Looks-wise, there’s no question that the M5 will be far more aggressive than the M550i, but perhaps that’s an advantage to the ‘lesser’ car. After all, we live in a world of image, and maybe being too much of a show-off isn’t a good thing anymore. To all but the most clued-in M-badge fan, the M550i will essentially pass unnoticed. The M Aerodynamic body kit and that lovely little boot lid spoiler do give it an air of subtle muscularity over and above a mainstream 5 Series diesel with an M Sport kit, but again it will be hard for the layman to spot. Ditto the ‘Cerium Grey’ metallic finish to the kidney grille surrounds and the tops of the door mirrors (exclusive to the M550i for now) and the High-Gloss Shadowline of the window trim. It looks good, and the maligned styling of the G30 has never looked better, but this is all under-the-radar stuff.
Inside, there are illuminated aluminium door sills with the M550i badge and Dakota leather seats with contrast stitching. Our test car was finished in Mediterranean Blue Metallic with optional Mocha Nappa leather, which looked great and really helps to lift the styling of the M550i’s cabin. If it can be said that the G30 has played it rather too safe and familiar with its cabin styling and layout, at least here, with these sumptuously comfortable seats, finished in something thankfully other than too-predictable black, the 5 Series interior is at its best.
No quibbling over the space either – rear seat passengers have impressive room, and the practical side of things is taken care of by the generous 530- litre boot.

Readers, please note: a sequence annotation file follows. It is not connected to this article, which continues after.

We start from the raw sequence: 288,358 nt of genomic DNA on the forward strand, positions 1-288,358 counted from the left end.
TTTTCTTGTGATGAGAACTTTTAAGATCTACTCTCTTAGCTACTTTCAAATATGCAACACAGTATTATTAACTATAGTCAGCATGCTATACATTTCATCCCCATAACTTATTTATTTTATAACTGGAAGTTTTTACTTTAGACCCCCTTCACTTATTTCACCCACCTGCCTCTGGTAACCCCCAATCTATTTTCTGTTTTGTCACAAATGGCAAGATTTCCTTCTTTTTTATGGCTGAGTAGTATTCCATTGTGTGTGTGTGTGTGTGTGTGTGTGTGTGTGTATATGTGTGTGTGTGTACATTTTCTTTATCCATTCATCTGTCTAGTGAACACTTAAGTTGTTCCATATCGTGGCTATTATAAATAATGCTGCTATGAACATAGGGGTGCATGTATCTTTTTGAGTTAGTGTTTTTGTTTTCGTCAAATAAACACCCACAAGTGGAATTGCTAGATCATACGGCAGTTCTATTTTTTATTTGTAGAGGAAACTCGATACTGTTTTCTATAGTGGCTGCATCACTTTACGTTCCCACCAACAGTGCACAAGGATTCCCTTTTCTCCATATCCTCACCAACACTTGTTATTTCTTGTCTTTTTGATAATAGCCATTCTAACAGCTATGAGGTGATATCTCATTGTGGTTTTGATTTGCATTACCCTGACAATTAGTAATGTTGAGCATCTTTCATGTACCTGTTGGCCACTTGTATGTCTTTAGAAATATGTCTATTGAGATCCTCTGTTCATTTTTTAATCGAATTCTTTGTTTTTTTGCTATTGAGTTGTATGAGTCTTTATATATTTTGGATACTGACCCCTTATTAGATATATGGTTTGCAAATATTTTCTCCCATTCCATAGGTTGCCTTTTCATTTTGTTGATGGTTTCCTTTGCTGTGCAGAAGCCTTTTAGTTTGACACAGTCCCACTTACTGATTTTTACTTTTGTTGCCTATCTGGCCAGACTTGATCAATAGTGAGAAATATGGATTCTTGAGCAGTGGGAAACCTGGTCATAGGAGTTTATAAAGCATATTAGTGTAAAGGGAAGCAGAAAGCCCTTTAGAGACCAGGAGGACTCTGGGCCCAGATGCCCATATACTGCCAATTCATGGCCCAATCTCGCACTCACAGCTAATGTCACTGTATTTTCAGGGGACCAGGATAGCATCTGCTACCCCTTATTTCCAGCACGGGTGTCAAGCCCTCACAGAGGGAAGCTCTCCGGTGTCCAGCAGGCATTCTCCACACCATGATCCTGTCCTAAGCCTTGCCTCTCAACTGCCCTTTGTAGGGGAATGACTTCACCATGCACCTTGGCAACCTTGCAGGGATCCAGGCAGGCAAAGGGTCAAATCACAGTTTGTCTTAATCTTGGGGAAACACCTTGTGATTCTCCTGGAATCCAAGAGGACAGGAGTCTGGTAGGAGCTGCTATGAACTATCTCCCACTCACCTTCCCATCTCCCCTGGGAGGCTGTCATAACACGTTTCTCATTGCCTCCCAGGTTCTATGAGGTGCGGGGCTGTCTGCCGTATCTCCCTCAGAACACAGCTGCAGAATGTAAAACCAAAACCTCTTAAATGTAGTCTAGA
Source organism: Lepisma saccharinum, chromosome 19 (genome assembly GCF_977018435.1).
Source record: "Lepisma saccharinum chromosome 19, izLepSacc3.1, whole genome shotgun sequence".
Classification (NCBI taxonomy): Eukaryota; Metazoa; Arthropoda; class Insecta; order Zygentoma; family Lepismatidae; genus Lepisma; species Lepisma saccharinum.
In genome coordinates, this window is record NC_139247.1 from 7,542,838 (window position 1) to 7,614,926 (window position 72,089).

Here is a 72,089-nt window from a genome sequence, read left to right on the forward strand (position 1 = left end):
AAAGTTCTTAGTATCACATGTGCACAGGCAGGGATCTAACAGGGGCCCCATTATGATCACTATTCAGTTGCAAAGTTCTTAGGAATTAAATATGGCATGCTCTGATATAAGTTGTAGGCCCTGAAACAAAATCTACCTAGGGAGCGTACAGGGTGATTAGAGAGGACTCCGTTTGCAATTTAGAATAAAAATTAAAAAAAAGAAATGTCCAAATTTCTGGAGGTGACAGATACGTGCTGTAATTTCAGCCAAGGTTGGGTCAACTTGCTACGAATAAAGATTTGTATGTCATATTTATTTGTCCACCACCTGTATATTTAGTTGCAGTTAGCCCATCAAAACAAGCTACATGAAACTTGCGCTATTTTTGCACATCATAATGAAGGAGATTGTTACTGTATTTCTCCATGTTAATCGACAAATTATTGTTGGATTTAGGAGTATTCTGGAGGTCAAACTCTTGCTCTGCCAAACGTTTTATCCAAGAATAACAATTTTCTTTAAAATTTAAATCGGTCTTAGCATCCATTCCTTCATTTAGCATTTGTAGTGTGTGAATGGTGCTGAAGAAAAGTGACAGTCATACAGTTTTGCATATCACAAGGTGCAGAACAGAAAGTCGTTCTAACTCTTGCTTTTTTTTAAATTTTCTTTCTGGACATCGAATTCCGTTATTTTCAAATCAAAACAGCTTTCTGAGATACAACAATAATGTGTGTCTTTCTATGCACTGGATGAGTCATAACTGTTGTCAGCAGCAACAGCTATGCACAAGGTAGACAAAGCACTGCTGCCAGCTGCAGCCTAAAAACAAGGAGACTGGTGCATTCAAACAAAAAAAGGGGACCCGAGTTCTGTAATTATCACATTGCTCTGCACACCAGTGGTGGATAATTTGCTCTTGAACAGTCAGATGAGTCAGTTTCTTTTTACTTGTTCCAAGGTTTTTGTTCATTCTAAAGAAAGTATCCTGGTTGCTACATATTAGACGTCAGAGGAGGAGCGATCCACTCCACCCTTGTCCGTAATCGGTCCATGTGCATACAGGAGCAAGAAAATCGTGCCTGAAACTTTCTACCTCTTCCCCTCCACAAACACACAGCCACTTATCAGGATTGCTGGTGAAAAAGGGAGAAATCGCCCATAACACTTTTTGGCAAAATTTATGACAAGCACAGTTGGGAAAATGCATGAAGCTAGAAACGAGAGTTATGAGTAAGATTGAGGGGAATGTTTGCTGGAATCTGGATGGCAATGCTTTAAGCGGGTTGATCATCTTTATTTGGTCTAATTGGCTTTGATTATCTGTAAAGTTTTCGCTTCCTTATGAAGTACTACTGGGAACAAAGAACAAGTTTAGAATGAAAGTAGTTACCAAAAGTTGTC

Equipment includes the new digital instrument pack, which looks terrific in standard mode (aping the classic, simple, and clear BMW analogue dials as it does), but which looks a little too video-game-y in Sport mode, with its slightly silly red backlighting and chunky digital numbers. There’s the new iDrive setup, with its neat tile-based display and the slightly pointless gesture control (there are already two ways to change the stereo volume, do we really need a third?) and the full BMW Connected suite of apps, smartphone hook-ups (Apple CarPlay is an option), Microsoft Office 365 compatibility and advanced voice control functions.
There’s also a full set of safety equipment, including optional radar-guided Active Cruise Control and Lane Keeping Assistant, which bring a modicum of autonomous driving capability to the M550i – that might sound anathema to a performance car, but it came in handy during a stop-start traffic snarl up thanks to Munich road works.
Do we still need an M5, then? Is it worth upgrading beyond this; a car already faster than the last-gen M and realistically as fast a car as you could ever need for public road driving? A car that effortlessly combines the roles of limo and dragster, a Can Am racer in a business suit?
Well, yes is the answer. We do still need the M5. Because there will be no right-hand-drive production of the M550i, more’s the pity. This is an exceptionally well-rounded car, a car with jet-fighter acceleration and (mostly) agility to match, but with comfort that makes it not merely bearable, but actively cosseting. A car that treads an almost perfect line between the standard 5 Series range on one side, and the M5 on the other. But, sadly, a car that we cannot buy in the UK. We’ve got to hope the new M5 blows it out of the water.
TECHNICAL DATA FILE BMW M550i xDrive G30
ENGINE: V8, 32-valve, twin-turbo
MAX POWER: 462hp @ 5500-6000rpm
MAX TORQUE: 479lb ft @ 1800-4750rpm
0-62MPH: 4.0 seconds
TOP SPEED: 155mph (limited)
WEIGHT (EU): 1885kg
PRICE (OTR): Not on sale in UK
The M550i is actually faster than the outgoing M5 in the scramble to 62mph from a standstill, hitting that number in four seconds dead.